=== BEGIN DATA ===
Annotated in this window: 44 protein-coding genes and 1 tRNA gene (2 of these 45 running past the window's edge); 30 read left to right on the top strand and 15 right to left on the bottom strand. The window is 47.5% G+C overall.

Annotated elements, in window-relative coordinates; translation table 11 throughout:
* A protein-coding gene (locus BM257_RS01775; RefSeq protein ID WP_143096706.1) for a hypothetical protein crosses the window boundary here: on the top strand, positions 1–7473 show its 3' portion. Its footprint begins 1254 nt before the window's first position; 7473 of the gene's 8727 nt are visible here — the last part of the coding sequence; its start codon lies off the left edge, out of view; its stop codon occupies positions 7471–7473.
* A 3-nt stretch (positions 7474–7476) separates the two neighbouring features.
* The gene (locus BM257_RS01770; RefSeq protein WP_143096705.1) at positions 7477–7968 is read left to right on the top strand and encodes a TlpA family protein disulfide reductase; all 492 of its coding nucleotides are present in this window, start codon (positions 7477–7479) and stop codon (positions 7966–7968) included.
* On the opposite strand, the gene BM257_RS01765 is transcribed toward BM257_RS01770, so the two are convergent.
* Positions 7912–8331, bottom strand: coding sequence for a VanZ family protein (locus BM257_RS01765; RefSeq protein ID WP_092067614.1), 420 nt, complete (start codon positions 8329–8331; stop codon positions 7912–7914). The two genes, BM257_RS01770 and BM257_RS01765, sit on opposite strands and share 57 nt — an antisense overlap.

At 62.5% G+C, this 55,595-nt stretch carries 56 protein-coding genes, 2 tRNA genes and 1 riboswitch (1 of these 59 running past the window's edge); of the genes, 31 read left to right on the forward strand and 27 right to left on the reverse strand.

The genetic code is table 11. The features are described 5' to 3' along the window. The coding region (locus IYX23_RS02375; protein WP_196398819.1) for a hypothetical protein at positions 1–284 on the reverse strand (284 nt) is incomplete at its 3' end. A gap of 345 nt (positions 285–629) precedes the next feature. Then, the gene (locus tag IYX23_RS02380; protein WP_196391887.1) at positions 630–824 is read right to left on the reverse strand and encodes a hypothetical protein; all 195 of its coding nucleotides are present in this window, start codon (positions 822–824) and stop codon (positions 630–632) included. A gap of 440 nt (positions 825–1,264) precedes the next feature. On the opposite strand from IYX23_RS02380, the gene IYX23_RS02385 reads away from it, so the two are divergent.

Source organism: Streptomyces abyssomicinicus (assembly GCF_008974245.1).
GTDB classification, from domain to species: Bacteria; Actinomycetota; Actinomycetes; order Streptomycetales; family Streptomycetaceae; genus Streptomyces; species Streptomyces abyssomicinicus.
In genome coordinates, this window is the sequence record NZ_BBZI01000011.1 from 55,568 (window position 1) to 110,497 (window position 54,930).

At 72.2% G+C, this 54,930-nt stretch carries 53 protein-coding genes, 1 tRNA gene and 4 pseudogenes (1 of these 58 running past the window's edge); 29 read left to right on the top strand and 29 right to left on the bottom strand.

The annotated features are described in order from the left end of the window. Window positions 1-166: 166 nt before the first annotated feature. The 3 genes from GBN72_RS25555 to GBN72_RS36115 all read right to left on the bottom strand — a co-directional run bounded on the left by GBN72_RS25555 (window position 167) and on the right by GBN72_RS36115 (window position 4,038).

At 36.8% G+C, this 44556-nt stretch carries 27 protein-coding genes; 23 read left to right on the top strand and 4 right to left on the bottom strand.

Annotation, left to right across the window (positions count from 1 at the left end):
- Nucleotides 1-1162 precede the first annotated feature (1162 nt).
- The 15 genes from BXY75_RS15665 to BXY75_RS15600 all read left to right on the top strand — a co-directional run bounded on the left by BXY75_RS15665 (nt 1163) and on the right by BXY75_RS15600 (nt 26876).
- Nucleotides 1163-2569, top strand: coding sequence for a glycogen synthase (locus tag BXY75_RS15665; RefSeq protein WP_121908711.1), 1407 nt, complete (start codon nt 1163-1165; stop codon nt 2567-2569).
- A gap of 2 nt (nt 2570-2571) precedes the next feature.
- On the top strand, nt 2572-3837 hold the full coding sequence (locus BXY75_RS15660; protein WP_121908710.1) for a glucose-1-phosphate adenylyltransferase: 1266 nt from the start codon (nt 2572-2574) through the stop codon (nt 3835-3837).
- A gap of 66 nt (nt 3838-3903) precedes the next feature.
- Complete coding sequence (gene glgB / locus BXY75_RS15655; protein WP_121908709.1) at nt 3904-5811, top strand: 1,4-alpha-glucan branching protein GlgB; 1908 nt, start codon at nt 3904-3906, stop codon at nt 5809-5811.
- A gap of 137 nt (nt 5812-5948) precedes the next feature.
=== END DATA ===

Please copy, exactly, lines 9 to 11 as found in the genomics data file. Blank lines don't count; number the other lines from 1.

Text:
The genetic code is table 11. The features are described 5' to 3' along the window. The coding region (locus IYX23_RS02375; protein WP_196398819.1) for a hypothetical protein at positions 1–284 on the reverse strand (284 nt) is incomplete at its 3' end. A gap of 345 nt (positions 285–629) precedes the next feature. Then, the gene (locus tag IYX23_RS02380; protein WP_196391887.1) at positions 630–824 is read right to left on the reverse strand and encodes a hypothetical protein; all 195 of its coding nucleotides are present in this window, start codon (positions 822–824) and stop codon (positions 630–632) included. A gap of 440 nt (positions 825–1,264) precedes the next feature. On the opposite strand from IYX23_RS02380, the gene IYX23_RS02385 reads away from it, so the two are divergent.

Source organism: Streptomyces abyssomicinicus (assembly GCF_008974245.1).
GTDB classification, from domain to species: Bacteria; Actinomycetota; Actinomycetes; order Streptomycetales; family Streptomycetaceae; genus Streptomyces; species Streptomyces abyssomicinicus.